sun 14/07/2024

The Haystack, Hampstead Theatre review - a chilling surveillance state thriller | reviews, news & interviews

The Haystack, Hampstead Theatre review - a chilling surveillance state thriller

The Haystack, Hampstead Theatre review - a chilling surveillance state thriller

This flawed but trenchant new spy drama asks who's watching the watchers

I spy: Hannah (Sarah Woodward) briefs Neil (Oliver Johnstone) and Zef (Enyi Okoronkwo)Ellie Kurttz

With counter-terrorism an urgent concern – and specifically how best to find, track and use the data of suspected threats, without sacrificing our privacy and civil liberties – it’s excellent timing for a meaty drama about the surveillance state.

And the second half of this debut full-length stage work from Al Blyth, helmed by Hampstead AD Roxanna Silbert, comes excitingly close to being that play for today.

However, you do have to wade through an overlong first half which, unfortunately, trips into every genre cliché going. The GCHQ computer whizzes who supply the security services with dubiously obtained material are nerdy, hoodie-wearing, high-IQ but socially awkward gamers. Add in an idealistic young female journalist, who falls alarmingly quickly into alcoholism and depression after a grave development in her whistleblower story, her unsupportive boyfriend and no-nonsense editor, and a shadowy conspiracy involving the British establishment and a Middle Eastern power, and you’ve got spy thriller bingo.

Now, some of that may well be representative of reality, but replicating the tropes of so many other dramas – stage and screen – means it’s far too easy for a savvy audience to predict the initial plot, and its accompanying doom-laden warnings. The script also feels oddly out of date in some respects. Budding reporter Cora (Rona Morison, pictured below with Lucy Black) pleads not to be sent back to “bloggers’ corner”, as though digital and print journalism were separate entities and the former utterly disreputable. And one of her Guardian articles earnestly posits that we might actually be lonelier in the interconnected technology age – as though that’s a red-hot take in the year 2019.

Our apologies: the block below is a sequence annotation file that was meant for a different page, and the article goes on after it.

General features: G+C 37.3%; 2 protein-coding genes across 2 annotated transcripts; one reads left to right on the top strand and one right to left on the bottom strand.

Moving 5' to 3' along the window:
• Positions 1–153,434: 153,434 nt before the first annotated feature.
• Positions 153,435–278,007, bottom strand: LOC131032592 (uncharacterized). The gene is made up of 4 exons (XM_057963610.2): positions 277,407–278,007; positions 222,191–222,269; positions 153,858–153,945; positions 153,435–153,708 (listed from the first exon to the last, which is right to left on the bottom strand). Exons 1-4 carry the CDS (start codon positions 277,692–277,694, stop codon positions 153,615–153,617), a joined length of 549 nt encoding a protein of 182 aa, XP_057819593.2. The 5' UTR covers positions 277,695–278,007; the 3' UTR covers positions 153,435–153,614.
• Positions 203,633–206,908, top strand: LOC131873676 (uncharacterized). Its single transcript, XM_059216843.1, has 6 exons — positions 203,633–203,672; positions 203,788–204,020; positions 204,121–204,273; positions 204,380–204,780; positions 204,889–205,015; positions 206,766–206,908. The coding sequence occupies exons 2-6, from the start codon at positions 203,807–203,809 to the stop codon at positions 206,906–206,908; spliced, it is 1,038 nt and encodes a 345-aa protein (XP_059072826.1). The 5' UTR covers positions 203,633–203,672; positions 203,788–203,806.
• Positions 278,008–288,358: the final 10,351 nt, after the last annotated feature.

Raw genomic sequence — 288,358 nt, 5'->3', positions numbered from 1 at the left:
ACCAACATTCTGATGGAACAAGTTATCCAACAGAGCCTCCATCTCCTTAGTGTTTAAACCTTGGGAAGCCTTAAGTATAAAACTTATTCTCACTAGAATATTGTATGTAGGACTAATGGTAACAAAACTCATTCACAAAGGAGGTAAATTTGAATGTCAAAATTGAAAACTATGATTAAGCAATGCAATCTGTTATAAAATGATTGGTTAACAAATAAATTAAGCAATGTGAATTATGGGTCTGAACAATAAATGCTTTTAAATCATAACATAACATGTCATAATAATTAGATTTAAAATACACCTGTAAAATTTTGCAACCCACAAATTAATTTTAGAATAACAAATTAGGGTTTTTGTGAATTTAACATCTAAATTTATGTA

The Haystack, Hampstead TheatreBlyth is a research economist by trade, and he’s certainly done his homework. We get references to real-life terrorist incidents and murdered spies, as well as a detailed portrait of how the security service operates, and the inherent flaws – and worrying abuse of power – in tactics like unmanageable mass data collection; the title refers to the principle of collecting the whole haystack in order to find a few needles. Blyth also makes the critical point that we lack a written constitution in this country – and many of our democratic norms are already being tested by an autocratic Government. How much overreach will we endure in the name of protection? What if it comes at the expense of the free press, or political opposition? There are issues raised by Edward Snowden’s revelations, among others, that we have yet to thoroughly process as a society.

The play’s sizzling second half, which features several gasp-inducing reveals, does a much better job of presenting such debates in dramatic form – in particular, making that personal violation feel tangible and excruciating, showing how technology shapes and warps identity and relationships, and giving us a microcosmic, human example of a well-meaning nation losing itself entirely through a web of intrusion, deception and self-interest masquerading as concern for others. Tom Piper’s design also upgrades from an effective but sedate cluster of illustrative screens to a powerfully visceral staging echo of the high-stakes action and harrowing twists.

The Haystack, Hampstead TheatreOliver Johnstone and Enyi Okoronkwo create a believable bond as the two boys-with-toys tech boffins – a bond that’s increasingly strained – and give us a glimpse into the psychology of those who devote their lives to watching others. Their relationship with the excellent Sarah Woodward’s cagey counter-terrorism middle-manager (pictured above) is fascinatingly drawn, supplying both wry humour and chilling ambiguity. When is “need to know” just a cover for plausible deniability?

Rona Morison brings plenty of passion to Cora, who becomes a more engaging character as the piece develops; as her editor, Lucy Black is the right mix of intrigued and professionally cautious; and Sirine Saba makes source Ameera a vivid personality. Oli Higginson draws the short straw with Cora’s rugby-bro boyfriend (though there’s a good gag about his ridiculously named friends), not helped by the fact that the conversations between the couple that play out on surveillance screens look too artificial.

At its best, The Haystack punches through our apathy and demands we engage with serious questions – like who decides what constitutes a “terrorist” in need of tracking, and how we can prevent such security tools being used against those who threaten to expose a Government scandal, say, or just for personal gain, such as stalking an ex (behaviour so prevalent that the NSA termed it “LOVEINT”). It’s not the first play to tackle this topic – James Graham’s part-verbatim, intricately metatheatrical Privacy covered similar ground back in 2014 – but this is certainly the kind of urgent, unsettling work that a new writing venue like the Hampstead should be programming.


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